25. Panda Bear – Tomboy [US]
It is difficult to explain in words why I like Panda Bear when I know I’m dismissive of similar music. It could be brand loyalty, though I’d like to think it’s not. The other times I’ve written about him specifically here, I came up with the ideas that a) “you can sleep to it” but it’s not boring and b) his melodies are “the melodies children sing to themselves in playgrounds, the purest, most beautiful music“. One of those is underselling and the other is, in all likelihood, overselling. Both still feel, to some extent, true. Tomboy is hypnagogic music, one long psychedelic lope at a varying pace with varying melodic or semi-obscured lyrical hooks to provide the changes in pattern amongst the repetition. It’s at its best when you lose focus and it feels for a second like you’re hearing a nursery rhyme for adults, as if that’s a normal thing. It doesn’t have the lofty moments Person Pitch had, but they were just highlights, not the whole reason it was good. That’s still the same, I just can’t really express what it is.
Panda Bear questions existence and thinks about ▲.
Panda Bear – Slow Motion
24. Fair Ohs – Everything Is Dancing [UK]
For some reason, the ‘tropical’ arm of lo-fi music seems easy to dismiss now. It’s not as if there’s anything less earnest about having syncopated drums and afrobeat guitars than there is about “updating” 60s garage rock or anything else. Fair Ohs, or at least in their most easily defined manifestation, are bloodline successors of Vampire Weekend, Abe Vigoda and maybe even Surfer Blood in terms of messing around with African styles in a conventional indie rock set-up. It’s been done, I know, it’s not a unique selling point any more. But what if the band is good? There is a distinct element of something nebulous like ‘heart’ about Fair Ohs that makes the negative connotations of still doing tropical pop go away, and besides, their sloganeering choruses are infectious enough to negate any quasi-critical discussion. Baldessari, the opener, effectively has two choruses and nothing else. It’s simple, pseudo-naïve and impossible not to find fun.
Fair Ohs – Baldessari
23. Z-Ro – Meth [US]
You get the impression that, this far into his career, Z-Ro genuinely doesn’t care about the impression he gives off. There’s a disconcerting sense that he actually believes what he says, even when it’s well-trod territory for most rappers. He is very clear in his hatred of women, especially the mothers of his children, but he has no issue with stealing your girl, ostensibly just to flex alpha credentials. He is on his “fuck the world for no reason shit” on the song dedicated to proving that (No Reason) and everywhere else too. Everyone is getting slapped, and some people are getting shot. It’s actually unpleasant to listen to at times, but there’s something undeniable about how confident and unassailable he sounds when he rolls out the OG croon. The laid back Southern necksnap beats set you up and then Z-Ro sings on his tracks in exactly the opposite way that Drake (one of two people in the world given a dispensation to wear skinny jeans, coincidentally) does. There’s soul to it, real feeling. Even when he’s talking about being “an asshole – by nature”, that makes it ultimately relatable.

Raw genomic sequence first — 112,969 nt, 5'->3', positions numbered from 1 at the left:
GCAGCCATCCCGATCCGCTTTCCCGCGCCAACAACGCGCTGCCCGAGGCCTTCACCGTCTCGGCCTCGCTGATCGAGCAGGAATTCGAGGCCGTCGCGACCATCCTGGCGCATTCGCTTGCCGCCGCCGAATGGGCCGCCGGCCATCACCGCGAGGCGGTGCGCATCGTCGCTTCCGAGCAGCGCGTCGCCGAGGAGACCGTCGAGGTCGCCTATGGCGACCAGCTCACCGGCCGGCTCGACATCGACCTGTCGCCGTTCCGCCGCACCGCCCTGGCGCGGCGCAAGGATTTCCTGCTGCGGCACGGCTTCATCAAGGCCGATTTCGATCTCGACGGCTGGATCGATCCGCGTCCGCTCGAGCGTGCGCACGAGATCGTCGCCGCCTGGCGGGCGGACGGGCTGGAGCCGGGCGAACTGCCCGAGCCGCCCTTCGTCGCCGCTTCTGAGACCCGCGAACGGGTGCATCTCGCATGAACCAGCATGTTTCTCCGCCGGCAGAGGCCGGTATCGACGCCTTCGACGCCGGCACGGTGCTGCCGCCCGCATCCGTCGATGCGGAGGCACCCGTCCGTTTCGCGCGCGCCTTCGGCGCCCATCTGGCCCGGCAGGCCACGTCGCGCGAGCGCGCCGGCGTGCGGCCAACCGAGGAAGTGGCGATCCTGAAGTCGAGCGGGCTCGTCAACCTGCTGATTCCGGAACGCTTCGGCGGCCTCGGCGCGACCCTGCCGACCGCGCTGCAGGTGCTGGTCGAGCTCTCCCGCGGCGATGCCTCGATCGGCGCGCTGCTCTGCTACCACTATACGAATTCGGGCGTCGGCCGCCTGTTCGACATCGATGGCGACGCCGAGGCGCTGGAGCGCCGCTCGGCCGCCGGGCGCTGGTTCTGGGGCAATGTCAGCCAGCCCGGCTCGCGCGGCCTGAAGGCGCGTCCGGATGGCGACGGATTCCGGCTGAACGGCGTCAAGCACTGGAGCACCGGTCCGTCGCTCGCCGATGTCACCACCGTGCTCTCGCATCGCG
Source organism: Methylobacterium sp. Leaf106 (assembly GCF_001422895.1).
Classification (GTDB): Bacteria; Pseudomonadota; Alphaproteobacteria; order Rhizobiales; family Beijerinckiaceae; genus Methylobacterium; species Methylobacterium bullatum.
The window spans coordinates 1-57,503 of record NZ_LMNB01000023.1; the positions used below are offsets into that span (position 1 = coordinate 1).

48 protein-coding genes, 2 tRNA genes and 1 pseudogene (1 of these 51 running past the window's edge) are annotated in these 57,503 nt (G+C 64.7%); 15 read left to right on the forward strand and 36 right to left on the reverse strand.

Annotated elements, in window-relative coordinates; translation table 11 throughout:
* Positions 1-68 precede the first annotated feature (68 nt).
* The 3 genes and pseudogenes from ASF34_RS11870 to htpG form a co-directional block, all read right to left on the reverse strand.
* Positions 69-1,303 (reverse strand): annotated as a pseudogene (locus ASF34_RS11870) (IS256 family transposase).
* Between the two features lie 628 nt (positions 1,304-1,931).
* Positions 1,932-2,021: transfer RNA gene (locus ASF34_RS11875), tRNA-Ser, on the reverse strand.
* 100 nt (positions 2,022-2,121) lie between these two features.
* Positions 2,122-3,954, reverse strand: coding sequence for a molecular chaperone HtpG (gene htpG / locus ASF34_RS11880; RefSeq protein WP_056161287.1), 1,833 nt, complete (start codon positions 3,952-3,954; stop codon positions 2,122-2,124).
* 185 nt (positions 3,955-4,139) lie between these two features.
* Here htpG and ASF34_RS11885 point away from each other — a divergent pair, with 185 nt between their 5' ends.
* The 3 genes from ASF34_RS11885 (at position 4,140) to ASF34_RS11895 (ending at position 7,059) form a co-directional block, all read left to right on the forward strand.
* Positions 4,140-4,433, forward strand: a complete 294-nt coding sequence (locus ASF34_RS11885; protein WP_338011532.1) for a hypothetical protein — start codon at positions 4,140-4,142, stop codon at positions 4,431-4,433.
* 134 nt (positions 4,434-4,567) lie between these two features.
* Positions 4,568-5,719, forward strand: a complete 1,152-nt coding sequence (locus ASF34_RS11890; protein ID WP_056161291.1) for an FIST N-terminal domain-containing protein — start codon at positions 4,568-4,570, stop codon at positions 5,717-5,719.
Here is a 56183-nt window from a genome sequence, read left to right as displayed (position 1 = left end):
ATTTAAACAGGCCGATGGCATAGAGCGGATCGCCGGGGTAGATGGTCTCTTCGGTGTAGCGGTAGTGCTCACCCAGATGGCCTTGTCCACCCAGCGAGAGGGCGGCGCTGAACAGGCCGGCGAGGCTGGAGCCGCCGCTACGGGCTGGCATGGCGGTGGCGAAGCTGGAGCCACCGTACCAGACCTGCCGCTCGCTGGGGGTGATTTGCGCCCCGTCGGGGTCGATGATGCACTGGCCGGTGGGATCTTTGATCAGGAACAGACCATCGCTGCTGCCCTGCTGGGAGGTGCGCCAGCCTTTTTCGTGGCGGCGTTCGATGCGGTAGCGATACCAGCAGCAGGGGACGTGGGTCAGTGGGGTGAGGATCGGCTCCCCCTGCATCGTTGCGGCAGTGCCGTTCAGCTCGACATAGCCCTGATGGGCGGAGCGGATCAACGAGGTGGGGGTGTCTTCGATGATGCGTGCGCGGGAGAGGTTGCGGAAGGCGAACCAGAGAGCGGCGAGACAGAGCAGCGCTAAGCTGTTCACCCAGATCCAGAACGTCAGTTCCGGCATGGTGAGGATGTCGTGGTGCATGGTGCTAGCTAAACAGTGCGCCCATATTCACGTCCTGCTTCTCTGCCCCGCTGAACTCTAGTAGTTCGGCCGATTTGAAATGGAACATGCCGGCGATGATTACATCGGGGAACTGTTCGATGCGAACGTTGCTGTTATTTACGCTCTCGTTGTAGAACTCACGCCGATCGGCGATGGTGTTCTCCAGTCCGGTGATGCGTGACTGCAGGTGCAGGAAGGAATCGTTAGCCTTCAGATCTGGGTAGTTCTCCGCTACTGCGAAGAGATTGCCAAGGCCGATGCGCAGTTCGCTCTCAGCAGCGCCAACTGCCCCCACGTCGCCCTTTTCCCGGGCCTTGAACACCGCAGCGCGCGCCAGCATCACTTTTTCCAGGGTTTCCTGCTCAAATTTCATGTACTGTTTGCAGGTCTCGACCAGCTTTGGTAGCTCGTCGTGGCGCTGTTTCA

Z-Ro – Never Had Love
22. Male Bonding – Endless Now [UK]
There are two approaches presenting themselves here. The first, well-worn and not particularly interesting any more, is the fact that Male Bonding made a lo-fi record and then followed it up with this one, which is less lo-fi. Like Girls. And Pains of Being Pure At Heart. And Smith Westerns. And a million other bands. Bands aren’t beholden to something as superficial as an amount of vocal reverb, even if that was, embarrassingly, what drew you in in the first place. The second approach is to talk about how Male Bonding, a London band already dangerously close to pastiche of American music, went even further in that direction. Slower and less reckless, this is J. Mascis territory definitely, but if you’re a fan of anything approaching this style of guitar pop, you’ve necessarily gotten over the term “derivative” and you acknowledge that these records have to live and die by their songs, their contributions to the great power pop compilation in the sky. Endless Now is a good record by those standards, and songs like Bones also fulfill the secondary purpose of backing up the idea that it’s time to welcome Blink 182 back into the guitar pop canon.
Male Bonding – Carrying
21. Fucked Up – David Comes To Life [CAN]
I suppose it’s important to acknowledge the fact that this is a rock opera. Fucked Up are, after all, vestigially a hardcore band, and lyrics are all-important in hardcore. It’s something to do with a love triangle and a lightbulb factory. But even though the 78 minute consistent concept has dazzled reviewers and dominated the narrative surrounding the record, that’s not really anything to do with what makes David Comes To Life good. It’s good because it’s the perfect modern power pop record, not separating melody and aggression but wedding them. Pink Eyes’ singing is, of course, melody-free, but that just adds to the impact. Rather than being a record of excess and laudable but ultimately inaccessible ambition, it’s better to think of it as a distillation of the immediacy of hardcore (Pink Eyes spitting out the words “running on nothing” in a way that makes you feel like there’s a lot of phlegm coming out and he’s going to need to sit down afterwards) and the prettiness of pop rock (the Poptopia-sounding high guitar riffs that drive almost every song). At an hour and twenty minutes, sure, it’s difficult to stay open to melodies presented with that much drive, but if you can avoid simply letting it hit you in the face, it’s really a triumph of fun, feelings and an unexpected level of quality control.
Fucked Up – Queen Of Hearts